Lies don’t generally work over the long term. Sometimes they seem to, setting up a belief that the lie is a useful strategy. The “Southern strategy,” the Republican Party’s 50-year campaign of appealing to racial bias, provides a good example. While claiming their success based on the Southern strategy was due instead to their economic policies, conservatives created a belief within the party that the lie can be an effective and sustaining weapon of political battle.
Though apparent to the likes of journalist David Horowitz as early as the 1970s (before he moved from the far left to the far right, admittedly), this strategy began to trickle down widely to Republican apparatchiks in the 1990s, influenced heavily by the success of the late Lee Atwater. That 1980s master of the political lie influenced Rush Limbaugh and Matt Drudge, then Fox News and Ann Coulter (and so many, many more), who began to see how the strategy of the lie could be made to work — for their own personal benefit, and also for their movement.
The political-lie strategy needs two prongs. First is the lie itself. Second is the concurrent painting of the target as a liar. The most obvious contemporary example is Donald Trump’s attacks on Hillary Clinton, preempting any of her attempts to bring attention to his own much more frequent lies. (Look at the fact-checking of their debates.) Similarly, Trump uses Bill Clinton’s sexual scandals to deflect attention from his own. Not only do these take advantage of the “both sides do it” false equivalency the contemporary news media has such a hard time shedding, but they box in the opponent. The Clintons have been subject to this strategy for 30 years. In fact, much of the hatred toward Hillary today comes not from anything she has done but from the campaign of lies against her that depend on calling her the liar. No matter how often she is shown not to have lied about the Benghazi attacks, the incident is thrown up as an example of her lies almost any time a lie by Trump is exposed.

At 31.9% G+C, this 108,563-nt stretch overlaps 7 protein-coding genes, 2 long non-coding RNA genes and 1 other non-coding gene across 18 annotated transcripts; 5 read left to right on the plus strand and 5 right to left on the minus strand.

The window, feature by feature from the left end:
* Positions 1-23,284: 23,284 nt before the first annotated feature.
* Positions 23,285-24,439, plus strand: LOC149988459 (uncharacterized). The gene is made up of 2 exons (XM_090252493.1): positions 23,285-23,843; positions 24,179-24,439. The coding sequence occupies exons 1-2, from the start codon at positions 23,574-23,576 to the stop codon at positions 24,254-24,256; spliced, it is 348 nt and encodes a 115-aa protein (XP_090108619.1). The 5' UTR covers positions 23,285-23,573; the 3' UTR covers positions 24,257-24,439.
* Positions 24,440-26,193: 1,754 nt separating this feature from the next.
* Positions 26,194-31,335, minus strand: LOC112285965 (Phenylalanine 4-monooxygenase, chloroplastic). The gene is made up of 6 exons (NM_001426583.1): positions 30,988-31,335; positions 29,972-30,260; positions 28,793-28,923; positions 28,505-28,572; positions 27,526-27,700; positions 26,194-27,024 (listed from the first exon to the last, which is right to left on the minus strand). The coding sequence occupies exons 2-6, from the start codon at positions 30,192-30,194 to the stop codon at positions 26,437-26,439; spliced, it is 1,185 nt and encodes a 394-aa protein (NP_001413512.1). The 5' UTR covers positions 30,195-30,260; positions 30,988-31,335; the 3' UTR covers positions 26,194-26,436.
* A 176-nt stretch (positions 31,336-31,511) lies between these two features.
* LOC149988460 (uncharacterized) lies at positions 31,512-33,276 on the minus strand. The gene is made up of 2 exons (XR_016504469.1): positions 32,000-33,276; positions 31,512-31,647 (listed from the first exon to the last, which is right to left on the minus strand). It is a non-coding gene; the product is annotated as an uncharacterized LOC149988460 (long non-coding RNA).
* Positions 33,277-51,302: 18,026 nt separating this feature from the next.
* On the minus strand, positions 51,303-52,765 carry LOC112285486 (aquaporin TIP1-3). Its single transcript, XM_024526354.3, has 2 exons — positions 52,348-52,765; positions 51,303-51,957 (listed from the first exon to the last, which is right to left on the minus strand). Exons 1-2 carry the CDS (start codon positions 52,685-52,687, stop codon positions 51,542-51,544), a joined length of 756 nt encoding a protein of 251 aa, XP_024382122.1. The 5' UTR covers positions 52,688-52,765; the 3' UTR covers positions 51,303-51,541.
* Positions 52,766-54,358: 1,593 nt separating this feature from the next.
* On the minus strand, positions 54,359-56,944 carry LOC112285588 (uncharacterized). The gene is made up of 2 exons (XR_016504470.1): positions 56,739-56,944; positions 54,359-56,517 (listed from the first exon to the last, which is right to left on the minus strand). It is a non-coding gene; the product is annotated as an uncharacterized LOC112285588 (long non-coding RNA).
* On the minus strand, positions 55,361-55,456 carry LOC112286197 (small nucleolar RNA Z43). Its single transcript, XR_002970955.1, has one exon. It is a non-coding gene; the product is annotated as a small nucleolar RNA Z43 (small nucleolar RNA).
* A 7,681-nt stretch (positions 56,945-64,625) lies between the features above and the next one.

Attacks on Clinton claiming that she hasn’t accomplished much over her decades in the public eye are examples not only of the second prong, but of Trump’s recognition of the economic malaise felt by so many Americans. Yet it’s the conservatives who have effectively accomplished nothing. Their influence on national policy (especially economic policy) has dominated politics for half a century. Many of those feeling the most downward economic pressure blame the “free trade” policies long championed by economic conservatives. As a result, the fissure widens between Trump, who lies about the impact of trade policies to stir the anger of many Americans, and the older Republican establishment.